Military commanders might nearly always be odd mixtures: using violent means for ends they consider justified. But some we can only view with consternation. What are we to make of Alcibiades, the brilliant Athenian who first betrayed his native city to fight against her in the ranks of Spartans, then switched gain to lead Athenians against the Spartans?

A like paradox is Cesare Borgia (pronounced chez’iray bor’ja), a tangle of traits we might now look back on as both good and bad. Certainly Cesare was a brave soldier. In addition, he commanded the respect of his troops, and even in his own day was rated one of the finest military men of the age. City after city fell to his army. He considered his cause just: Restoring the Papal Lands to the Pope’s control, and perhaps eventually uniting all of Italy against foreign troops and invaders.

Cesare would not be forgotten even if he had not won a kind of literary fame out of proportion to his accomplishments: He was in large part the model for Niccolo Machiavelli’s irrepressible treatise on statecraft The Prince (1513). Brilliance and charm were Cesare’s in abundance. Deceit, treachery, and murder by proxy were his also, though probably not the many poisonings attributed to him and his father Pope Alexander VI by their foes.

Tall, strong, he was every inch the soldier and macho adventurer. He sported as a bullfighter and is said to have decapitated a bull with a single sword stroke. He was a ladies’ man, too, despite being married, and bore the apropos title Duke of Valentino. By good fortune, he was also the son of Pope Alexander and so had position and wealth. The Pope hoped Cesare would seize back from feudal despots’ territories and cities Alexander said had been usurped from the Papal Lands stretching across the middle of the Italian peninsula.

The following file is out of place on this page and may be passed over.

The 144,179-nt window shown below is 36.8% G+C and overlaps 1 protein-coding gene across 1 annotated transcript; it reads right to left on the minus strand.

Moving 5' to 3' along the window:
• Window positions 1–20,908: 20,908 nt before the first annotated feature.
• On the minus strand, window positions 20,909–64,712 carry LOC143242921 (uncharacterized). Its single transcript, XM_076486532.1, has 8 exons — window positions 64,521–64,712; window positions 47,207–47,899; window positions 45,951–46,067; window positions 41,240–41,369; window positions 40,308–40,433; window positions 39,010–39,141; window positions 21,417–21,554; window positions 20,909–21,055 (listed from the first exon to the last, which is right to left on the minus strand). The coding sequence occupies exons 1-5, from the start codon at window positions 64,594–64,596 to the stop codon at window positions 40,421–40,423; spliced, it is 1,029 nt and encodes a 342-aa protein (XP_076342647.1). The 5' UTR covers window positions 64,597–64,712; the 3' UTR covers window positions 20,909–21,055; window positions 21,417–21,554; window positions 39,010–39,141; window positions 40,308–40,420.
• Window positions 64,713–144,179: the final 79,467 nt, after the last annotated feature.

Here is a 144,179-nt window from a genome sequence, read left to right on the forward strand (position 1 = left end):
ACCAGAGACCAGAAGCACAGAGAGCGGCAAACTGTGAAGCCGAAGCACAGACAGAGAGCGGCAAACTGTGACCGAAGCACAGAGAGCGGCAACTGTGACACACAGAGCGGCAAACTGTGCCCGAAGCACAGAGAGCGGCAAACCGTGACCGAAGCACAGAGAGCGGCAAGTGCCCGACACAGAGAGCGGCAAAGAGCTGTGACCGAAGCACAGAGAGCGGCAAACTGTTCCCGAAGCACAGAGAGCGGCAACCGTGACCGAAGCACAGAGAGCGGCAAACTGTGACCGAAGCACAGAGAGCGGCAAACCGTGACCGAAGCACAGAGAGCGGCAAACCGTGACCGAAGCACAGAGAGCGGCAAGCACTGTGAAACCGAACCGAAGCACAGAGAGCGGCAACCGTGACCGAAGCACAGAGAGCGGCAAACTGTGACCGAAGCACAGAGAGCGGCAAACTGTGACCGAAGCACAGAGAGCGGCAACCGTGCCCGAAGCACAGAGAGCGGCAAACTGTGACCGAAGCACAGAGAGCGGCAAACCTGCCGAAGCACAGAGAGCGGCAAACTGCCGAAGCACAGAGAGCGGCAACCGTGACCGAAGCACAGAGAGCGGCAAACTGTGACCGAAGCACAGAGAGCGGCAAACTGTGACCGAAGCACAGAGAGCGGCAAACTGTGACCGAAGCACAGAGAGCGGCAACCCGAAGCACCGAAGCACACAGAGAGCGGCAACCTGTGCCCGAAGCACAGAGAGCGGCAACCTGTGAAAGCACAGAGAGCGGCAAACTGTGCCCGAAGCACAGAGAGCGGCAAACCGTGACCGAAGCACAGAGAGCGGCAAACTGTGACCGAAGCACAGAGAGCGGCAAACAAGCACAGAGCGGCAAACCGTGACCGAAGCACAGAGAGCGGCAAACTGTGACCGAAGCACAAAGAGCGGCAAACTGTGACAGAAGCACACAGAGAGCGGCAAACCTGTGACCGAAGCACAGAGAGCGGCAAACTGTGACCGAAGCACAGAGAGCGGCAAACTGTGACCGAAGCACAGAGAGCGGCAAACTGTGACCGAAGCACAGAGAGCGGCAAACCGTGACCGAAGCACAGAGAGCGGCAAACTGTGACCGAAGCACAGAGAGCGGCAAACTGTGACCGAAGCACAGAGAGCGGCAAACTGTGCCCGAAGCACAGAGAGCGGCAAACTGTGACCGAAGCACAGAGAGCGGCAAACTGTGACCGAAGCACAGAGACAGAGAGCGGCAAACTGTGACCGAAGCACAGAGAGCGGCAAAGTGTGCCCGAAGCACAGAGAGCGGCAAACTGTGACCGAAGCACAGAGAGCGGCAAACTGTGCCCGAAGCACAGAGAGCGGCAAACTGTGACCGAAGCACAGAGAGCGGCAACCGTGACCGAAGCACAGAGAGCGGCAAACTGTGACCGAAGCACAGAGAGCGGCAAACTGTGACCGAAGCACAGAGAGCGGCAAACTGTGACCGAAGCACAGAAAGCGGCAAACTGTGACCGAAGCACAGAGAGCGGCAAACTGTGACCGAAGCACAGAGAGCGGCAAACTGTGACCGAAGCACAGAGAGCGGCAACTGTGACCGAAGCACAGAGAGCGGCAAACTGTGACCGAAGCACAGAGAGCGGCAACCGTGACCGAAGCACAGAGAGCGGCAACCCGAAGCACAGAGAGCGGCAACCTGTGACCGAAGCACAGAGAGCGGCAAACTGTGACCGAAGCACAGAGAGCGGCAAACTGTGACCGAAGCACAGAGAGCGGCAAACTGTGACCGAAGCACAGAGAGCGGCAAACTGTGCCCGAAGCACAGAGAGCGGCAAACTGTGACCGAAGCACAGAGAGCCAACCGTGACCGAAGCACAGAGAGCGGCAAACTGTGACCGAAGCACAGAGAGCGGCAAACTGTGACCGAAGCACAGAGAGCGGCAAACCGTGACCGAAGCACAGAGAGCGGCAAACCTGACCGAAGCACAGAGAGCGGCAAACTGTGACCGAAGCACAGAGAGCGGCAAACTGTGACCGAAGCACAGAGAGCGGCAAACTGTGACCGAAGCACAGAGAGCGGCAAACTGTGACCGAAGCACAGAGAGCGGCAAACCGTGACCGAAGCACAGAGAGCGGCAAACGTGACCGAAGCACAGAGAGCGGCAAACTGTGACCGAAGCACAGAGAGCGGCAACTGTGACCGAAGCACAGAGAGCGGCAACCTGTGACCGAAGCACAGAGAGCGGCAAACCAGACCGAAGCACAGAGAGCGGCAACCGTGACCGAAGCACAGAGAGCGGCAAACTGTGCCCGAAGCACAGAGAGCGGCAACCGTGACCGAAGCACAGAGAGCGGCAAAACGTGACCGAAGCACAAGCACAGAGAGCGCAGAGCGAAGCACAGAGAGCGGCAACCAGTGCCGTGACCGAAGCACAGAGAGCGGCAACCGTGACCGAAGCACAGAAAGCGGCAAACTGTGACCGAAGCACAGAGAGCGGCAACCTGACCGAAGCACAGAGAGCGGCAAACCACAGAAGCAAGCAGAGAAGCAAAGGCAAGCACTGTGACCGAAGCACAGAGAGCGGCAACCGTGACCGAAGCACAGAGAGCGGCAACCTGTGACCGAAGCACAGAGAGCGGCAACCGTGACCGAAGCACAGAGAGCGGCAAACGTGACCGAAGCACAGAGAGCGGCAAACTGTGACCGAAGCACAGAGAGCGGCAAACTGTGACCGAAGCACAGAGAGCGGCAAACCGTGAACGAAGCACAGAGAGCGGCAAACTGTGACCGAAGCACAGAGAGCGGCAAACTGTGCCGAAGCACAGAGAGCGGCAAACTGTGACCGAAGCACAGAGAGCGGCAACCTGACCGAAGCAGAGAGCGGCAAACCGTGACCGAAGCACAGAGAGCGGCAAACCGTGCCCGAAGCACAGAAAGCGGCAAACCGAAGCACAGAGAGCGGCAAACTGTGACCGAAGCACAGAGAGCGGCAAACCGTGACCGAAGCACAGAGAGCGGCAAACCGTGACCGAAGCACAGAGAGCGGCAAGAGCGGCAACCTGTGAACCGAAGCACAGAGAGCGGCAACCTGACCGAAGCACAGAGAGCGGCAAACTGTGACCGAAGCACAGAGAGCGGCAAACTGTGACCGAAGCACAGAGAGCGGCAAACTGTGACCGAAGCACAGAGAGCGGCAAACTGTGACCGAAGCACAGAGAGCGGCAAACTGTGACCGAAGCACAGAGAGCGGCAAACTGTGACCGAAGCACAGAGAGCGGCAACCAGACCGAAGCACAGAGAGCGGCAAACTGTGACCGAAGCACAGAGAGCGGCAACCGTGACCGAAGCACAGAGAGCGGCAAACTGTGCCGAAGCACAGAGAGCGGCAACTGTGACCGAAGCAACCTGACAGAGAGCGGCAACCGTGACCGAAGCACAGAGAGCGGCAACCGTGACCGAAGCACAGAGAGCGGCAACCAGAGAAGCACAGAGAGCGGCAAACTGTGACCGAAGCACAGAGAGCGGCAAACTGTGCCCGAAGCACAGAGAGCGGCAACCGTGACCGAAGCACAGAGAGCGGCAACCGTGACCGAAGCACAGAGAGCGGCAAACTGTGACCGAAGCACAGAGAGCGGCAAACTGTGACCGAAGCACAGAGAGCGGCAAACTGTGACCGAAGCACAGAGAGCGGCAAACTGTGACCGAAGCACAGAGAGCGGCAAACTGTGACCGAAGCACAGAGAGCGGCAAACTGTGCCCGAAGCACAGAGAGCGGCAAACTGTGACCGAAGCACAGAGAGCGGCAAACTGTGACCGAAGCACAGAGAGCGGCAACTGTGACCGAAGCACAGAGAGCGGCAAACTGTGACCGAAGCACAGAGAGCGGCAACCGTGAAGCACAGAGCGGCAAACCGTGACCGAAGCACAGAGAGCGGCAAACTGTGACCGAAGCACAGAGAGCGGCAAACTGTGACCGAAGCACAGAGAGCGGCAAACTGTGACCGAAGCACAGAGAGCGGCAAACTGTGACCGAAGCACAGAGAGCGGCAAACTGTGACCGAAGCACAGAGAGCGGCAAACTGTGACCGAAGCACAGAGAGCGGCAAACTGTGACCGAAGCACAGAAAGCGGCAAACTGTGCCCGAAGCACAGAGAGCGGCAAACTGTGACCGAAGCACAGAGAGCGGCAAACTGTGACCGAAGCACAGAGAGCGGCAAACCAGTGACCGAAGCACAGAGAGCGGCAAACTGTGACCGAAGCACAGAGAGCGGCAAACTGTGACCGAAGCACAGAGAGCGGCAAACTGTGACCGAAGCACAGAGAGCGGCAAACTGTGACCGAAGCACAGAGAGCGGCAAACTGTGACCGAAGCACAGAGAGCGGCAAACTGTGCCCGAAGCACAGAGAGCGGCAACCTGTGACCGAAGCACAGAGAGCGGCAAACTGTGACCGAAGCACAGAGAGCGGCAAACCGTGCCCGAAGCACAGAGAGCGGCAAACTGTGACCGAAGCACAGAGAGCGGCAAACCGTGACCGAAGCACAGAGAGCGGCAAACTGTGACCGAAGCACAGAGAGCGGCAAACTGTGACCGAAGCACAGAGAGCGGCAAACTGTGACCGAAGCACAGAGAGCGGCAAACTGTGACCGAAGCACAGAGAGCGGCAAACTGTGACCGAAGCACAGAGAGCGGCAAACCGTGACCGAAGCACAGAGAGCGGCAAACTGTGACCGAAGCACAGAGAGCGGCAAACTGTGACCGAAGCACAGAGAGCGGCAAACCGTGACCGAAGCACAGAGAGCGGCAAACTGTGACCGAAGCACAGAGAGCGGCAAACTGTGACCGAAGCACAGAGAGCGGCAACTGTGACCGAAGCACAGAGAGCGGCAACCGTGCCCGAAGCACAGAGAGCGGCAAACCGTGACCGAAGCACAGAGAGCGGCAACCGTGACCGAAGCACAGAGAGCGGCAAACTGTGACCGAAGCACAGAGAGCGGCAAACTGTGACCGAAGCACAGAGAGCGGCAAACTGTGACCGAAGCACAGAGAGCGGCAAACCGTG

This the handsome 25-ish general did with alacrity in 1499-1501. Where he could seize a town by negotiation, he did, where by deceit he did also. But if it came to a siege he was ready for that, too, and with a passion. He concentrated his cannon to specific points in a town wall, smashed them, and then had his men charge through. As much as most, he tried to control orgies by victorious soldiers; thus even some of those he conquered admired him. His own soldiers favored him for the low casualties of his conflicts and the discipline he kept with occasional but dramatic executions. He hired Leonardo da Vinci to make military siege equipment. He gave what lands he conquered the best rule they had had in centuries. Who might not compare this man to the first Caesar of 15 centuries previous? Might he not unite all of brilliant Renaissance Italy into a nation-state such as that of France or Spain and defend it from invasion?

But he lacked the first Julius Caesar’s restraint, and the former’s skill at retaining allies while charming potential opponents. And his star was not so lucky. When his father died prematurely, Cesare had not the skill to hold back the tide favoring the future Julius II (a Della Rovere, not a Borgia) for the papacy. Julius was just as crafty and willful as the young commander, and soon Cesare was out of favor, then imprisoned for two years in Spain.

One more triumph remained to him—a fighter’s death. Escaping from prison and taking up arms for his wife’s brother, the King of Navarre, he led a small force against the rebellious Count of Lerin’s fortress of Viana. In battle against the count in 1507, Cesare defeated the rebel’s soldiers but pursued too swiftly. Reinforced, the count turned to fight and Cesare’s troops—save one—fled. These two fought with singing swords until overwhelmed by numbers. Cesare was 31 years old.

Brooke C. Stoddard

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